For all the talk about digital conquering print journalism, one relevant, positive truth so often gets lost in the mix: Over the last generation, reporters have learned to diversify their skill sets as a result of the online revolution. At that minimum, that’s meant learning how to manage SEO, select art for stories and master content management systems such as WordPress.
Then you have the more versatile ones—maybe desperate is more like it—who learned to retool themselves as multi-media journalists. They’ve mastered elements of video, graphic design, social media promotion and audio. As creator-host of the financial services podcast “Bankadelic,” I’m particularly fond of audio because the audience can absorb it passively in unlimited locations—driving, for example—just not possible with other forms of media.
And with the explosion of podcasting comes this realization: The self-styled creators who bring quality work to the air function much as journalists. To that end, they need great guests that make their shows stand out and inform the public.
As such, I’m excited to announce a new feature at Qwoted: a source request tool specifically geared towards podcasts and the journalist/creatives who make them shine.
How it works
In this section I’m going to walk you through how you (and I) can land that next superb podcast guest:
1) When you log in to Qwoted, hit the arrow on “CREATE REQUEST.” Here you’ll see an option for either “Source Request” or “Podcast Request.” You know which one to click.
2) Up pops a window that functions in a similar way as for reporters who put out standard queries. The fill-in boxes ask you for request title and succinct description of what you need.
3) On the left, there’s a handy six-step flowchart that describes how each step of your request process works. Because booking a podcast guest appearance is more involved than a phone interview or written source replies, you should provide basic details on taping logistics. Links to episodes and information about your podcast (monthly downloads, target audience) are also helpful to the prospective guest and their PR rep.
4) In the final steps, you’ll set your deadline and parameters for how you want the request distributed.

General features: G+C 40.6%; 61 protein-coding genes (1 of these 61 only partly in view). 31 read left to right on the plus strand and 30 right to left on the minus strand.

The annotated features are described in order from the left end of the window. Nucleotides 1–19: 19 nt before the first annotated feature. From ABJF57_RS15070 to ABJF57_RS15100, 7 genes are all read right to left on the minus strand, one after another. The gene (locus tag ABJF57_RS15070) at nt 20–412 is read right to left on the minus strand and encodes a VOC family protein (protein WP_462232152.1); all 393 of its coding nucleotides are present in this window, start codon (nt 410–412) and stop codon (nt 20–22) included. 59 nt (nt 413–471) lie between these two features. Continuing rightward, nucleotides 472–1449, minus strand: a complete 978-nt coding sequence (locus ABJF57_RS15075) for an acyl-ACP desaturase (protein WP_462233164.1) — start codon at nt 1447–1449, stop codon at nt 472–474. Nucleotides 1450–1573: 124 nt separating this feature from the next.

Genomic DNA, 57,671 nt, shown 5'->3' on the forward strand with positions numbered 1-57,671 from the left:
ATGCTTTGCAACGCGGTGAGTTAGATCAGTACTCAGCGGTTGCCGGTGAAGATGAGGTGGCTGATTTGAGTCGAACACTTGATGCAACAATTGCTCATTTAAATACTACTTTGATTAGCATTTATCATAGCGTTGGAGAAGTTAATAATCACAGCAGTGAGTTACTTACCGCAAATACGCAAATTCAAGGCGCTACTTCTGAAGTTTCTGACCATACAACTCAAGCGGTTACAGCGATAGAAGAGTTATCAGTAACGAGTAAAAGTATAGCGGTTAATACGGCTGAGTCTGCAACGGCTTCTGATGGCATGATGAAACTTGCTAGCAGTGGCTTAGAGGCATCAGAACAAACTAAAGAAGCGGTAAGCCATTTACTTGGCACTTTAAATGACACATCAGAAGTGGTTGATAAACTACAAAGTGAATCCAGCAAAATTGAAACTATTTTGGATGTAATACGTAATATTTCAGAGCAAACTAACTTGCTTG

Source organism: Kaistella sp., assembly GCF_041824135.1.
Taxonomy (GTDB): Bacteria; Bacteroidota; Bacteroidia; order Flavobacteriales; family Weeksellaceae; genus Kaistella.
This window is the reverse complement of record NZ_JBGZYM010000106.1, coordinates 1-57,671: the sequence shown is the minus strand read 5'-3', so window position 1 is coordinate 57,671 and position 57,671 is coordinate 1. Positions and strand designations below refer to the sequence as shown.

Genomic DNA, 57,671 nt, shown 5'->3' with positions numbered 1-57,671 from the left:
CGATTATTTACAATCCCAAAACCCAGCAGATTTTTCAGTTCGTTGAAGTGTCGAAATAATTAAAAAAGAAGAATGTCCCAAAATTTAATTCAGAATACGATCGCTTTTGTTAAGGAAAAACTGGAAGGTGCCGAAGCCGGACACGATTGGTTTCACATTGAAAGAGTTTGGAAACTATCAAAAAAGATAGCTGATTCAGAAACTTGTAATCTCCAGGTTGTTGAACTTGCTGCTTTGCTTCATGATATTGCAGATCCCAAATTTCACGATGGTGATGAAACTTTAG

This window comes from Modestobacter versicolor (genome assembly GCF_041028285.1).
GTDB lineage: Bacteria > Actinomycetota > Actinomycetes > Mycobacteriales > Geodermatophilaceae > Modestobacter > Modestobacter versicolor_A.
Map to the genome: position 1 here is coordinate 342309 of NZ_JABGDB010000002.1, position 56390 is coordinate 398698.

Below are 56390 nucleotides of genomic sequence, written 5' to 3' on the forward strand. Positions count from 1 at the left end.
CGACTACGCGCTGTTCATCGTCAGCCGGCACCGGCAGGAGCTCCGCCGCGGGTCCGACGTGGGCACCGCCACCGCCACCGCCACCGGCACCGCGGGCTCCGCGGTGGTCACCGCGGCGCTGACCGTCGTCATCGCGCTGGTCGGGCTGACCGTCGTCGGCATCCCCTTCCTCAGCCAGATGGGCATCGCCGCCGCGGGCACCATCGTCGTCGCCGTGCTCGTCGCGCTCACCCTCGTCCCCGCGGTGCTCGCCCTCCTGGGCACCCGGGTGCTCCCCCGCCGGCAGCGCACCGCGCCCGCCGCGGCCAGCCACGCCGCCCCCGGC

5) Review, publish and wait for some boffo guest candidates to show up at your door.
6) Grab a Coke from the fridge and check your email thanks to all the time you’ve saved.
Why it matters
As I’ve learned, it’s one thing to fill a podcast guest calendar but quite another to keep the quality high. Interviewees who have something intelligent to say—and an engaging way of saying it—aren’t exactly easy to find. Using the Qwoted network allows you to choose from a much broader list of candidates … and not just take whomever you can wrangle through pounding the cyber-pavement.
It also makes a difference because guests who line up to participate demonstrate a willingness, right off the bat, to partner up. I find discussions about their platforms just as important as those around my listener numbers. I want to know how they will promote the episode, and having them approach me puts me in a favorable position to initiate that conversation.
Finally, podcasts that tap a media network lean more in the direction of factual authority and qualified expertise. Much like the commentary on Fox News, podcasts can enter a Bermuda Triangle that makes it impossible to distinguish between information, opinion and entertainment. At least through booking guests on a serious journalism platform, you can bring more gravitas and authority to what you do.
I’m not saying to get all serious: “Bankadelic” features a weekly skit and we have a good time interviewing industry leaders, laughing as we go. But I also want my podcast to be respected for what it brings to financial services. And that’s impossible without a cohort of smart, authoritative guests to choose from.
Use us for all we’ve got
Hopefully I’ve laid out a plain case and simple outline for our new podcast request feature. I love it because it works in the spirit of all we do at Qwoted for the media world. We don’t charge you for this stuff, and never will. We want to help you do your best work: That makes us all look good. And perhaps most important, we’re building a community, something our competitors haven’t seized on or acted to foster.
It took us a while to realize that podcasters should be part of that as well. Shame on me, I guess, for not realizing that sooner as a podcaster myself. But the way I see it, we’ve still beaten everyone else to the punch. Beating deadline by a mile. Yeah, I like that. Now it’s time to beat yours, and build a finer reputation and audience as you go.